One of the most common misconceptions among car accident victims is that if they they can walk away without requiring serious medical attention, they have avoided car accident trauma. However, emotional trauma after a car accident is a common effect of being involved in a collision.
Why Post-Accident Emotional Trauma Happens
No one drives a vehicle or sits as a passenger and expects to be in a car accident. It is always a shock and that shock can lead to long-term psychological responses. Even someone who is in a minor collision may replay the incident over and over again in their mind, unable to shake the feeling that it is still happening or will happen again.
Other victims of car accidents may go into shock initially and feel normal even if they see someone die as a result of a crash. However, the traumatic event will likely creep back to the surface, causing emotional distress days, weeks, or even months later.
This is a completely natural response to any kind of major, life-changing experience. Many soldiers experience post-traumatic stress disorder (PTSD) after being in battle. Though motor vehicle accidents are not battlegrounds, a victim’s brain can respond just like a soldier’s to the psychological impact.
Another reason for emotional trauma post-vehicular crash can be a traumatic brain injury (TBI), such as a concussion. Many people with concussions feel and behave differently than they did before. Their pre-existing personalities may do a “180.” For example, someone who was personable before a car crash may become hostile afterwards.
Symptoms of Immediate or Delayed Emotional Trauma
How can victims know if they have residual emotional trauma that is affecting their mental health and wellness? Here are some red flags that may indicate you need to contact a healthcare professional who can diagnose conditions such as post-traumatic stress disorder.
- Taking more risks than before or taking fewer risks than ever. For instance, someone who has been in an accident may start to behave erratically, such as selling everything they own to start a business instead of being fiscally responsible. If the change directly opposes the way the person was before the accident, it could be a result of emotional distress and unmet psychological treatment.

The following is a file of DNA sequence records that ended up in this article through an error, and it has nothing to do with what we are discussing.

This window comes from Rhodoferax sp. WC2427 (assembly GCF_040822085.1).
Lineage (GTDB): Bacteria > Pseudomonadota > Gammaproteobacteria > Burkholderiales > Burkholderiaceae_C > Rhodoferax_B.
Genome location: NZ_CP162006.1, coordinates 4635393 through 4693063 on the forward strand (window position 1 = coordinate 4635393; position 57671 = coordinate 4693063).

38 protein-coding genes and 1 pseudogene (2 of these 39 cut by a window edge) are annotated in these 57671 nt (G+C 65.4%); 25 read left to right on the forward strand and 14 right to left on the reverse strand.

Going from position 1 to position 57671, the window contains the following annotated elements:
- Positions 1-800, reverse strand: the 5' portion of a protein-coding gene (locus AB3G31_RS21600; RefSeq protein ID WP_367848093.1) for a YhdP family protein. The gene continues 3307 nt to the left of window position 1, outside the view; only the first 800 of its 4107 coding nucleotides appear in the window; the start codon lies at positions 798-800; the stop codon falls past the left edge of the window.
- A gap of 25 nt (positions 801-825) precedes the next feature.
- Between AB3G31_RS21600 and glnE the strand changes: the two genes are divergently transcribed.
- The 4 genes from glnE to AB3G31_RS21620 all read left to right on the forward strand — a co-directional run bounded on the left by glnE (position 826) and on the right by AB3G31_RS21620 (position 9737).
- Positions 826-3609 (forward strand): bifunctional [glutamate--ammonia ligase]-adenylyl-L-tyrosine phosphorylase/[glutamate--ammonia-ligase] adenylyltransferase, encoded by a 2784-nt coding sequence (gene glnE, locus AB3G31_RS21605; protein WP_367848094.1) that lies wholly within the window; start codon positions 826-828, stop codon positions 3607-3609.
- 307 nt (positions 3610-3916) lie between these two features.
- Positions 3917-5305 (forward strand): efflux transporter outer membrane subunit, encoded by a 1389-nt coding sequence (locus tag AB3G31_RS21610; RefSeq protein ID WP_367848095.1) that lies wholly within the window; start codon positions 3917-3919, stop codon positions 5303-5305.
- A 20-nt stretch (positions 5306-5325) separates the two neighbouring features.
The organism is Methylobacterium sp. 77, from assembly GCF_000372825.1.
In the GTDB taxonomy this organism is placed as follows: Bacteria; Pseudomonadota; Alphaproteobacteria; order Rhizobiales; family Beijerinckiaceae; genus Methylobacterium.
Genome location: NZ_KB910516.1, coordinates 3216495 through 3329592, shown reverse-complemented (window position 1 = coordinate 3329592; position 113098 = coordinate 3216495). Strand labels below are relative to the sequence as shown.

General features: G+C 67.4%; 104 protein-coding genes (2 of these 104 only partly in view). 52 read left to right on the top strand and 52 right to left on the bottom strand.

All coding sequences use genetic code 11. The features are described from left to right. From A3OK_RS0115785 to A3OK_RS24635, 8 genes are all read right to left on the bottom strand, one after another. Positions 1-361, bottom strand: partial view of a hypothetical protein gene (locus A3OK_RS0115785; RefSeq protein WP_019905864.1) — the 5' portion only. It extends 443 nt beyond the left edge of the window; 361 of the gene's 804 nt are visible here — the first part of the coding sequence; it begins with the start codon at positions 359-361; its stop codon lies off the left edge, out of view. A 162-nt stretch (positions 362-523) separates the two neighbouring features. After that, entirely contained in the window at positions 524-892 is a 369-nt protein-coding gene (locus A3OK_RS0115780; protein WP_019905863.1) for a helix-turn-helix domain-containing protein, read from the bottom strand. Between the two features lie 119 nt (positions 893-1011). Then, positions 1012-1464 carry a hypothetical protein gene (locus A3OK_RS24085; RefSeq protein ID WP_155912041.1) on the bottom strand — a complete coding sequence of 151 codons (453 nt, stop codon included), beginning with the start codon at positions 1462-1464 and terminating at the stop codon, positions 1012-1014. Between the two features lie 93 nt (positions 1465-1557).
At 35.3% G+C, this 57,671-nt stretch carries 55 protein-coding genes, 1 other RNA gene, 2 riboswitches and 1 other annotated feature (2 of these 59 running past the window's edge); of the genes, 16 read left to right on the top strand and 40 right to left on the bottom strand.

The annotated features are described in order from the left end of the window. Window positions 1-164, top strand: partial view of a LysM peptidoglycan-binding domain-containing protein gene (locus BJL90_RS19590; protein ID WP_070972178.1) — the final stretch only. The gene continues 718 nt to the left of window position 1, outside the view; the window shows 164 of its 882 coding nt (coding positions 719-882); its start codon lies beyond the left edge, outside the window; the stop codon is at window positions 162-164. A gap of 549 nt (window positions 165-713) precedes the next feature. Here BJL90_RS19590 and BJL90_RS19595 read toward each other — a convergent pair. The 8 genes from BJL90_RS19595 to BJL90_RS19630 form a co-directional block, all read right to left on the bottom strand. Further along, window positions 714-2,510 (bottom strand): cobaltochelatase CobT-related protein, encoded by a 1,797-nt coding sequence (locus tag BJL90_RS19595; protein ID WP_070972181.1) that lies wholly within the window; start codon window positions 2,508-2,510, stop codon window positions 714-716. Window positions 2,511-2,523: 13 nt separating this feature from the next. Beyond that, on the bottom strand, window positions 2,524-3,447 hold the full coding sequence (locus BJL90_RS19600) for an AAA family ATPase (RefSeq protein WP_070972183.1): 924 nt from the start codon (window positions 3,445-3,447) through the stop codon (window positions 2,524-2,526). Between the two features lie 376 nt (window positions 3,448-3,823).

- Being afraid during daily life events. Someone who has been in a collision may avoid going out anymore at all, even to work or school. The fear of potentially getting into another accident outweighs all other worries to someone struggling with emotional trauma.
- Having trouble sleeping or sleeping too much. Not only can this be an offshoot of depression, but it can be a sign of an undiagnosed TBI. While this is not necessarily life-threatening, it can be life-changing. Therefore, immediate help from a trained professional is warranted to avoid weeks of insomnia or excessive sleep.
- Becoming suspicious or angry all the time. If this was not a normal behavior before the accident, it could have its roots in the crash. Sometimes, this happens due to “survivor’s guilt.” Perhaps the person was the only one who walked away without physical injuries. In this case, he or she might feel guilty.
- Being too happy and joyful, as if nothing is wrong at all. Again, this might seem completely normal. However, if the individual was much less jubilant before the crash, it could be an indicator that something is wrong.
- Refusal to talk about the car crash. Someone who does not want to discuss the collision event may be unable to process the emotions and sights from the experience. The longer the victim remains silent, the harder it can be for them to move forward in a healthy way.
Obviously, any signs of emotional trauma should be discussed with a primary care physician or specialist. Getting help at the earliest sign of difficulty is the best way to avoid pain and suffering.
When to Contact a Personal Injury Attorney
Although you might have documentation from a medical professional that you have undergone emotional trauma after a car crash, the insurance company representing the at-fault driver may choose not to accept the severity or diagnosis. In fact, insurance providers are in the business of offering very modest settlements, which means they look for reasons not to pay for damages, including emotional suffering or “invisible” injuries.
An accident attorney can help a victim of a car accident who is experiencing emotional trauma. Your attorney will not only look at the facts of the incident, but will help negotiate with the insurance company to get a fair settlement. If a settlement cannot be reached, our attorneys can then provide legal help in suing for damages related to the car crash, including compensation for documented emotional distress.
Have you been in an accident? Do you know or think you may show the symptoms of emotional trauma as a result? Contact our legal team at Petersen Johnson for a no-obligation consultation to discuss your situation. Our office in Phoenix, AZ, can be reached by calling (602) 903-2617.